Monday, September 28, 2009

Lost on the Quail Trail

Pebble Hill Plantation opened its gates on Saturday morning, 26 September 2009, and welcomed runners to the Quail Trail 5K and the Thomasville Invitational cross-country meet. When the morning was over Steven Cox had won the Quail Trail in 22:01 while Nancy Stedman won the women's division in 24:38. In the high school races, Maclay's Jana Stolting opened her season by winning the girls' race with an 18:43, finishing over a quarter mile ahead of the runner-up, Stefanie Kurgatt. The title in the boys' race went to David Daniel, a Thomasville High senior who ran 17:39 to finish 10 seconds ahead of his nearest challenger, Maclay's Austin Stevens.

You may have noticed the somewhat unusual winning times for the Quail Trail. If they seem a bit slow for a 5K, well, they are. Very early in the race the runners were led astray and everyone ended up running 6-1/3 kilometers, or some other odd distance. Estimates vary, but all opinions agreed that the course as run was farther than 5K. This started with the reluctance of Pebble Hill's management to allow their beautiful grounds to be defaced with chalked course markings. So for the Quail Trail 5K, the only markings were a few inadequate signs here and there, about the size of a sheet of typing paper and hand lettered. There was a lead vehicle, but the driver didn't know the course. There seemed to be course workers at every intersection, but somehow the field missed a turn anyway.

Apparently everyone ran the same route, though, and it wasn't a PR course anyway. Plus, everyone got to see some beautiful plantation land (although I doubt anyone was paying much attention to scenery after the third mile).

After the last of the Quail Trail runners had been shooed off the plantation roads, it was time for the high school cross-country program of the Thomasville Invitational. The high school runners seemed to have better success at staying on the course. Possibly their course was marked better, or their lead vehicle was driven by someone who actually knew where to go. Or perhaps their coaches had bullied them into going over the course before the race. That's always a good idea.

The girls' race was the opening contest of the season for Maclay's Jana Stolting, who had missed her team's first two competitions. Stolting cruised into the lead early and stayed there. The top three places went to Maclay, as Stolting was trailed in by teammates Stefanie Kurgatt (20:18) and Shelby Salimone (21:10). Sweeping the top three places certainly didn't hurt Maclay in the team standings, and the Marauders defeated runners-up Lee County High School 34 to 89. Lee County ended up just two points ahead of third-place team, Bainbridge.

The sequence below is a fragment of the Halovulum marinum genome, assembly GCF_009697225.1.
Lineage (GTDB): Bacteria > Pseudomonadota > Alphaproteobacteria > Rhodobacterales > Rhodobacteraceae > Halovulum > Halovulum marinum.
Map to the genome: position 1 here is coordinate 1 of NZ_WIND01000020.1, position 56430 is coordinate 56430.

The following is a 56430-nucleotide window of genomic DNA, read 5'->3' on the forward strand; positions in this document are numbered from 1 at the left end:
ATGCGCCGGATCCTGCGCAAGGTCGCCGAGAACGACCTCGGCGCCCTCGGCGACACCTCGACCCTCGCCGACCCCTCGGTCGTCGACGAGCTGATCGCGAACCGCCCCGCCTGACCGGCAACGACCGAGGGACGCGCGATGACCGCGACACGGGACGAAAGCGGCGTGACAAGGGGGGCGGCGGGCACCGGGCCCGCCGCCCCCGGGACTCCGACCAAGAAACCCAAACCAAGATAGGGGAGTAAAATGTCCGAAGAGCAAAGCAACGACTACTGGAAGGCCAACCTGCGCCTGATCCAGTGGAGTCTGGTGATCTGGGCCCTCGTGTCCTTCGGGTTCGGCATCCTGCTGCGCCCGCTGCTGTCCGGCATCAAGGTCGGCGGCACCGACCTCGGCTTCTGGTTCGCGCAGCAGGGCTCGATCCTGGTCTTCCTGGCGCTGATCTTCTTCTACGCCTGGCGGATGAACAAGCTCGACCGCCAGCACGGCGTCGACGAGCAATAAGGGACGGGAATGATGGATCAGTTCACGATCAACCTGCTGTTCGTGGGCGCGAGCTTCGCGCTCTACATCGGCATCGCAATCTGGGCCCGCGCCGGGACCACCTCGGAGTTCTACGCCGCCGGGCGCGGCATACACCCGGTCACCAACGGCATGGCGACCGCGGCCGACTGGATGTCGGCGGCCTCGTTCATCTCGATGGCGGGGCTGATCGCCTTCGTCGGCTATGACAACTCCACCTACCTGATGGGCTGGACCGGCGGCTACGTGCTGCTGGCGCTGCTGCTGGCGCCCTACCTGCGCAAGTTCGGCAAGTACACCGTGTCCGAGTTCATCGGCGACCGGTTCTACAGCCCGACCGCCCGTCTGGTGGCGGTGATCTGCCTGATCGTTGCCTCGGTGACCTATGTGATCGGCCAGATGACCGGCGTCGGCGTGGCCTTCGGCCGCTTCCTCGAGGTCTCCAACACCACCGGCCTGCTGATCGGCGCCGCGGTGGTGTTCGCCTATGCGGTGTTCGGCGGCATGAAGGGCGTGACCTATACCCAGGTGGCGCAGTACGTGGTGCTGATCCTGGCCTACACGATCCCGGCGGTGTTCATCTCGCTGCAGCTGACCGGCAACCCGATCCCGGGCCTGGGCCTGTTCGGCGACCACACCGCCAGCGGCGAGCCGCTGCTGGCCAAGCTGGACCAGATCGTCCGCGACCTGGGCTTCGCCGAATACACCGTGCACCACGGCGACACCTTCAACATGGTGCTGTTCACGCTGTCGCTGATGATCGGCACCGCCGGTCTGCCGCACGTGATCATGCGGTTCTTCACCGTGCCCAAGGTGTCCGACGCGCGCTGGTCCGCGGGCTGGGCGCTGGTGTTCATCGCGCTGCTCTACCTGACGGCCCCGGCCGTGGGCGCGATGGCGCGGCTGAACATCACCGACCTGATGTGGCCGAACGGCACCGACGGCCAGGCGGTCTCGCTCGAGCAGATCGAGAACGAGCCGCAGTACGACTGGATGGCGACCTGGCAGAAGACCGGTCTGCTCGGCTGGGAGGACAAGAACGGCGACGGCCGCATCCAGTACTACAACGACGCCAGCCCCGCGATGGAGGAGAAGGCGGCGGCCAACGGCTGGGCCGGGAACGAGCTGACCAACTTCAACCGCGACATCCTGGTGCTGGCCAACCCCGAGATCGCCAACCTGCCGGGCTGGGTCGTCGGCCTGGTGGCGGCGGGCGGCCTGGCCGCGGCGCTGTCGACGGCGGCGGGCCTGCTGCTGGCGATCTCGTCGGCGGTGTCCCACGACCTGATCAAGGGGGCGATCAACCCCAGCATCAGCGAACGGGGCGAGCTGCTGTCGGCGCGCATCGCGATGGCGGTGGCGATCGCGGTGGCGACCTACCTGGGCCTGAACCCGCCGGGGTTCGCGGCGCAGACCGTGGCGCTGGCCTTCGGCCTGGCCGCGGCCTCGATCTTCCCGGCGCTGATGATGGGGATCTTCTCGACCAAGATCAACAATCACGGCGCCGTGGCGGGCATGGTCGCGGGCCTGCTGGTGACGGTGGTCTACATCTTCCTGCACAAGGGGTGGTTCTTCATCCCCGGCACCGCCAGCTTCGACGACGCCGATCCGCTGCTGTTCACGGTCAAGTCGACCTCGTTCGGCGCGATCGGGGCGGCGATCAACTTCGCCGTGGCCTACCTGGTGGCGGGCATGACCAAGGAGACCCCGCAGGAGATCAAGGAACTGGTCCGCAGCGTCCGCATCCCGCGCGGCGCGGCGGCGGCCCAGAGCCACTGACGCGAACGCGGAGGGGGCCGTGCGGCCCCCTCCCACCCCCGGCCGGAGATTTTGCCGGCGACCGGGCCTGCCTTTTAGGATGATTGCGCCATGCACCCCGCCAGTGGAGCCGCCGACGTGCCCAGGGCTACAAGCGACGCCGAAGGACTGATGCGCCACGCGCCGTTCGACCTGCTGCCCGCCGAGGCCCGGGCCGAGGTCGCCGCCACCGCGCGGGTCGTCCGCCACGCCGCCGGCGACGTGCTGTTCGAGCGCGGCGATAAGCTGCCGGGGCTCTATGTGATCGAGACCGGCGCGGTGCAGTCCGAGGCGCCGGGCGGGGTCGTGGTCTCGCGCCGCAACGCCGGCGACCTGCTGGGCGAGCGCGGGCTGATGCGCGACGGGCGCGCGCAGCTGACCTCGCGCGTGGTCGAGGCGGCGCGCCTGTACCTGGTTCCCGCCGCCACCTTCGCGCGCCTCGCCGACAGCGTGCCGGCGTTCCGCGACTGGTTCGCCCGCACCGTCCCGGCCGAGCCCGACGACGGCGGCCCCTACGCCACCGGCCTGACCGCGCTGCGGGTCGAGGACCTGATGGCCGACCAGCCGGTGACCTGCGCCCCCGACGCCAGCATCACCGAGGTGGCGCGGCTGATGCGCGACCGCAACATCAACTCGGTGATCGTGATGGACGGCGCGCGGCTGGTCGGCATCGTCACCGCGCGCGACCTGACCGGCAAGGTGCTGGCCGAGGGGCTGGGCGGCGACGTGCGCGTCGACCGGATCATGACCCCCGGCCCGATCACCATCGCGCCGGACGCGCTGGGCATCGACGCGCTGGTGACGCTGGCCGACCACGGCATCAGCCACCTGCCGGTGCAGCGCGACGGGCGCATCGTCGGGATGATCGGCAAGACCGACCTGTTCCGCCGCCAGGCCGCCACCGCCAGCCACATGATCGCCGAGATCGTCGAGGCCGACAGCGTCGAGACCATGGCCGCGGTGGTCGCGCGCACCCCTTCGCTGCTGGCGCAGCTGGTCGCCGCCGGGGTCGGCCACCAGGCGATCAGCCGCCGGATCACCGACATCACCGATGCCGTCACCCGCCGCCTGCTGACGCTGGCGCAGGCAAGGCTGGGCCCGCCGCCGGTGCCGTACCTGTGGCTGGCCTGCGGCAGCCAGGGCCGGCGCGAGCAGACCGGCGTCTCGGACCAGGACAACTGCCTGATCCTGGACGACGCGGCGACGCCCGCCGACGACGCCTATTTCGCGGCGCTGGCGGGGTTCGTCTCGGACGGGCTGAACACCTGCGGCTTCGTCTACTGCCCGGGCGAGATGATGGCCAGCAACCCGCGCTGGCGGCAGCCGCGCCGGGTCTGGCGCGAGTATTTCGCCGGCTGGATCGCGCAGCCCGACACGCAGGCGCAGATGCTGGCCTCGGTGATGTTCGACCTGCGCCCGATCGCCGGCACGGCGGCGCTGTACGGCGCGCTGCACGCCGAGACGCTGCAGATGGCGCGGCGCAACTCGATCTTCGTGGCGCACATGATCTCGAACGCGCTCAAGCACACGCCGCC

Similarly to Stolting, Thomasville High's David Daniel took an early lead in the boys' race. Daniel--the 2008 Georgia Region 1-2A champion--never built the kind of lead that Stolting enjoyed, but still crossed the line well ahead of Maclay's Austin Stevens and Maclay's Patrick Swain (18:21). Nevertheless, Maclay won the team crown, outscoring runner-up Bainbridge 40 to 64.

In spite of the snafus, it might still be worth going back to the Quail Trail next year. The setting is beautiful, the high school competition is great, and there might still be some folks lost out there that we need to look for.



  1. Good description -- great venue but some initial growing pains. Would do it again, but wish they didn't have it the same weekend as the pre.

  2. Thanks! Your phrase "growing pains" is spot on. It's always a crap shoot as to what you're going to find at a first year event, so I'm prepared to be forgiving.

    It's a pity, too, about the scheduling conflict with the Prefontaine 5K. I know that with only 52 weekends in the calendar there is going to be some overlap, but I always hate it when it's two good races.

  3. Herb,
    I can understand not wanting to paint up the venue.
    Had no one introduced them to a bucket of pinflags and some Martha White flour?
    Tallahassee Trails

  4. John,

    I just don't know. There are so many good ways of temporarily marking a course, you'd think they'd have stumbled on something acceptable. And for the Invitational races, they did think of stretching a length of surveyor's ribbon on the ground for a starting line. Maybe they had only seen well-run events and had no experience of how many things could go wrong.